THE SNP are set to launch a paper defending their policy in favour of joining the EU – in a direct rebuke to arguments put forward by Alba.

Alyn Smith, the party’s EU spokesperson, and SNP Westminster leader Stephen Flynn will launch the document at an event in Dundee on Friday.

The paper sets out the SNP’s arguments for joining the EU as opposed to the European Free Trade Association (Efta) which is the option favoured by Alex Salmond’s Alba Party.

In it, the SNP argue that joining Efta after independence would mean Scotland would have to pay billions to the EU for access to the single market while aligning with the bloc’s rules and standards – with no ability to shape them.

Alba have previously argued joining Efta would be quicker than joining the EU and would be an interim measure to ensure smooth continued trade with the bloc while seeking membership of the European Economic Area.

Smith said those were “poor options for Scotland”.

Speaking to The National before the launch, the former MEP said: “I’m publishing this paper to explain the SNP’s existing policy of independence in Europe – in the EU. 

“It is the latest addition to our website which I maintain as a resource for folks to inform the discussion on Scotland’s future.

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“I fully believe for many Scots who were previous No voters, the prospect of independence as a route back to EU membership is a far more appealing prospect than it was. 

“They are not interested in halfway houses or second-best options, they want the restoration of full EU status, freedom of movement and all.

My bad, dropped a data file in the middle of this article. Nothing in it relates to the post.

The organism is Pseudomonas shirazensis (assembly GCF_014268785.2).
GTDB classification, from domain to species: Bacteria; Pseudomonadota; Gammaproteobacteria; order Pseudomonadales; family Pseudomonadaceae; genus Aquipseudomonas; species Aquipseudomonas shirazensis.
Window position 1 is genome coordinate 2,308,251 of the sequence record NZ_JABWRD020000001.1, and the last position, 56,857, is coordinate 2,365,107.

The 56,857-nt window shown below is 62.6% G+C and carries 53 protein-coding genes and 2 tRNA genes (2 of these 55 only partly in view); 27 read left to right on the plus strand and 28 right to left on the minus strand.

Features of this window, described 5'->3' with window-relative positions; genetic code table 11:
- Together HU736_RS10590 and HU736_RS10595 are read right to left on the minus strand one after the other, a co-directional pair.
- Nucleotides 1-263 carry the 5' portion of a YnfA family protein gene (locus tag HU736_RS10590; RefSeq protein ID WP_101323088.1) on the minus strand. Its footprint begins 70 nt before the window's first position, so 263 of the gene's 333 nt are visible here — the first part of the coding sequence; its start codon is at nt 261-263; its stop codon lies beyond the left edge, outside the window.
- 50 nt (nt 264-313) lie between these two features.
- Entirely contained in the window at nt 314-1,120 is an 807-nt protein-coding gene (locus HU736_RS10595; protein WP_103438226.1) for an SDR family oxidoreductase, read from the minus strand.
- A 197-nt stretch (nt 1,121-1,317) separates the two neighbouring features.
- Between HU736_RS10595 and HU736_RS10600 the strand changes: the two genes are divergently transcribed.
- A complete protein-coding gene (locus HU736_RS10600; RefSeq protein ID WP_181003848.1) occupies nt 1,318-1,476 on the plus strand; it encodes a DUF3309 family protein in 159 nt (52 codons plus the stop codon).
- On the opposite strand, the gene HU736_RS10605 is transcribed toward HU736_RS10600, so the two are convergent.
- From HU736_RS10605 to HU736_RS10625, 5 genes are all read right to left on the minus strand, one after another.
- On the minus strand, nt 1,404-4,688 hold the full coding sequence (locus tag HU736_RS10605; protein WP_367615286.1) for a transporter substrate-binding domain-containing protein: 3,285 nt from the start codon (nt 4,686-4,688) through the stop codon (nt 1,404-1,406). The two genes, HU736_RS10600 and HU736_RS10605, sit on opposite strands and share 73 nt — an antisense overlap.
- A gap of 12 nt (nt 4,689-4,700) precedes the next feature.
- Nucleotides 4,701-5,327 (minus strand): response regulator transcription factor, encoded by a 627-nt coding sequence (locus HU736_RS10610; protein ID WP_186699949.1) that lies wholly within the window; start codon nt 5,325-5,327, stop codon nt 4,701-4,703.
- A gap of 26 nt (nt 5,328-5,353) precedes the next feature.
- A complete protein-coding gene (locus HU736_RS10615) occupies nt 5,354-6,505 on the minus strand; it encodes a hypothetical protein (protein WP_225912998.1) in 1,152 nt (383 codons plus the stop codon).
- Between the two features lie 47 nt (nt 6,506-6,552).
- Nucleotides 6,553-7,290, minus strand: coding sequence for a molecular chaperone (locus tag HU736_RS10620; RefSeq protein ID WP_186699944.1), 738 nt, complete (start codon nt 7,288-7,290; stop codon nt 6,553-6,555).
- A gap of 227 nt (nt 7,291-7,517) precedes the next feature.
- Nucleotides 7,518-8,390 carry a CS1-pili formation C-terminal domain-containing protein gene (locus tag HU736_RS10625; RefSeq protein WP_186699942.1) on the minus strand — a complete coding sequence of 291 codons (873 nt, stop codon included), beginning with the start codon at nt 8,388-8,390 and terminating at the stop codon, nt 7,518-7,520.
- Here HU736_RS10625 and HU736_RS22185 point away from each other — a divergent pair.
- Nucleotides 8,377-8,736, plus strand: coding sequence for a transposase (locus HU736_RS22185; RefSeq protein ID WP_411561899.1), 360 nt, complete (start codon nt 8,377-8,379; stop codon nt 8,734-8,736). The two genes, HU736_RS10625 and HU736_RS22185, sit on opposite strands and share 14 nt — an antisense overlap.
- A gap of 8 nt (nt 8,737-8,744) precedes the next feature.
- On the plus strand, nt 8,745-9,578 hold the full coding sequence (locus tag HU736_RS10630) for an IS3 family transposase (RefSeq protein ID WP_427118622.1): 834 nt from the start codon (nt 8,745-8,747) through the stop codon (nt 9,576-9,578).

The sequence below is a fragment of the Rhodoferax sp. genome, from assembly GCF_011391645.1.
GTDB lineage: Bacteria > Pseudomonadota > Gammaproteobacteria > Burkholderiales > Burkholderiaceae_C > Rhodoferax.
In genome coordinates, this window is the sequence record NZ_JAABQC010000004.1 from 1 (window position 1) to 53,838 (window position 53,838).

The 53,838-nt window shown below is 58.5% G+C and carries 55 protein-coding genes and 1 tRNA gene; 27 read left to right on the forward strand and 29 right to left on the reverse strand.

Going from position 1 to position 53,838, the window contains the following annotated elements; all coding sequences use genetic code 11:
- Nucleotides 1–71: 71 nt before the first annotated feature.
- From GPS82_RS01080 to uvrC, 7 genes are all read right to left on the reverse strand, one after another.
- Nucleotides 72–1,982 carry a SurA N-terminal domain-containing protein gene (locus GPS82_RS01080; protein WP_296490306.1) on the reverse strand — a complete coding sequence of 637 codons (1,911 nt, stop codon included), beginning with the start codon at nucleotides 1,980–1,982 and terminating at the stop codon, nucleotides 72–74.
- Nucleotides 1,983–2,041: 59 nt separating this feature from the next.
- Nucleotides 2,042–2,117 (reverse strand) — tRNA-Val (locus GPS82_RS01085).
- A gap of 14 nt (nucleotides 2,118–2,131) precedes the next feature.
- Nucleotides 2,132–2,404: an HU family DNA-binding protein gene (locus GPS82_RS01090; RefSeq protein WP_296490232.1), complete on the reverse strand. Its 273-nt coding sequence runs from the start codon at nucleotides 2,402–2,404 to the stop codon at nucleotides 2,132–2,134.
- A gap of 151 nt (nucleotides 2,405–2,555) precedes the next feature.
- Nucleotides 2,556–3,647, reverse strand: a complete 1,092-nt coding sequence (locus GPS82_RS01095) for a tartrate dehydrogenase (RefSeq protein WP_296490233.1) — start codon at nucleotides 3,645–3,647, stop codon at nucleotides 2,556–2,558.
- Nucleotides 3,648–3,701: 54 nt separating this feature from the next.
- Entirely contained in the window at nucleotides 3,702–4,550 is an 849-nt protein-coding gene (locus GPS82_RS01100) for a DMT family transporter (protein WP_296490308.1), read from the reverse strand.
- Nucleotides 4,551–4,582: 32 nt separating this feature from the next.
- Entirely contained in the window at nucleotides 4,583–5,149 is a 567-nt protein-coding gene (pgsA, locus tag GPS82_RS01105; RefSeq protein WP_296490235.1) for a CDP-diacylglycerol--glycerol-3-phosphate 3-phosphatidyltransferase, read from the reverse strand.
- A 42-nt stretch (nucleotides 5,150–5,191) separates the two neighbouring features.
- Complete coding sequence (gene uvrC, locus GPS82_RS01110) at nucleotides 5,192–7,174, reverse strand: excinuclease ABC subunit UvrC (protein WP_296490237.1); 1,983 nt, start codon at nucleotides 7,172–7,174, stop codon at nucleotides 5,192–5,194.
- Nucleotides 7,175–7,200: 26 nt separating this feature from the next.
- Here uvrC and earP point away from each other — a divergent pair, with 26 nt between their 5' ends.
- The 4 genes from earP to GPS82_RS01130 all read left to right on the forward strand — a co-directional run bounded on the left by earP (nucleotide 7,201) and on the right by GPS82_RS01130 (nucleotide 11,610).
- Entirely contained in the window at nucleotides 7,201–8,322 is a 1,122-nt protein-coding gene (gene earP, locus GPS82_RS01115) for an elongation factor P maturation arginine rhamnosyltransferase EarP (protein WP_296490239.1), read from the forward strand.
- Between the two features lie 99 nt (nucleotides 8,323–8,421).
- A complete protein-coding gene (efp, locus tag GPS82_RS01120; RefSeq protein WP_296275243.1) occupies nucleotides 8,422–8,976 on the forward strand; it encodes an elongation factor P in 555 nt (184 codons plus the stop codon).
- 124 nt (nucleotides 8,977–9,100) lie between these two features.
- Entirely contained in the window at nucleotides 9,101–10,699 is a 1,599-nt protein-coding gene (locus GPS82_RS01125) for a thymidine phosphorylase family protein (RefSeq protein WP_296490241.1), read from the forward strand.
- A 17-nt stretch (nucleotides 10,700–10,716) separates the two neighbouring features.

“There are other European options, Efta and the EEA, but they deliver nothing like the benefits of EU membership, with many significant downsides. 

“Efta and EEA countries pay into the EU’s budgets, are obliged to implement EU laws, but have no say in those laws or how those budgets are spent. They’re options, but they’re poor options for Scotland.

“Also, 72% of Scots want back into the EU, significantly more than want independence. 

“I believe a strong, ambitious independence campaign with getting back into the EU as a major part of it will be instrumental in getting people over the line for Yes.

“The SNP wants what’s best for Scotland – and that’s independence in the EU.”

Recent documents from the Scottish Government, obtained through Freedom of Information requests, showed it was expected to take eight years at most to rejoin the EU after independence.

Alba have insisted an independent Scotland could join Efta just months after leaving the Union.

Kenny MacAskill, the party's deputy leader, said: "Alyn Smith and many of his colleagues still operate as if their role is to 'Stop Brexit', as if it did not happen. But it did. 

"Even with a friendly atmosphere towards Scotland from Europe an independent Scotland would still take about five years to rejoin the EU.

"If Scotland were to vote for independence and enter into negotiations with the UK Government, it’s not what our trading policy would look like in several years' time that would matter, it’s the position in the early months of independence.

"For the cause of independence, there is a solution to that and this is [Efta], which won’t take five years to join but rather Scotland can join Efta in a matter of months and it will give us a passport into the single market as that would be a European Commission decision which would be much more rapid.

" Whether we like it or not we can’t act like Brexit didn’t happen because it has therefore we have to change the politics of how we approach that today and into the future and not stick to the same politics of 2014.”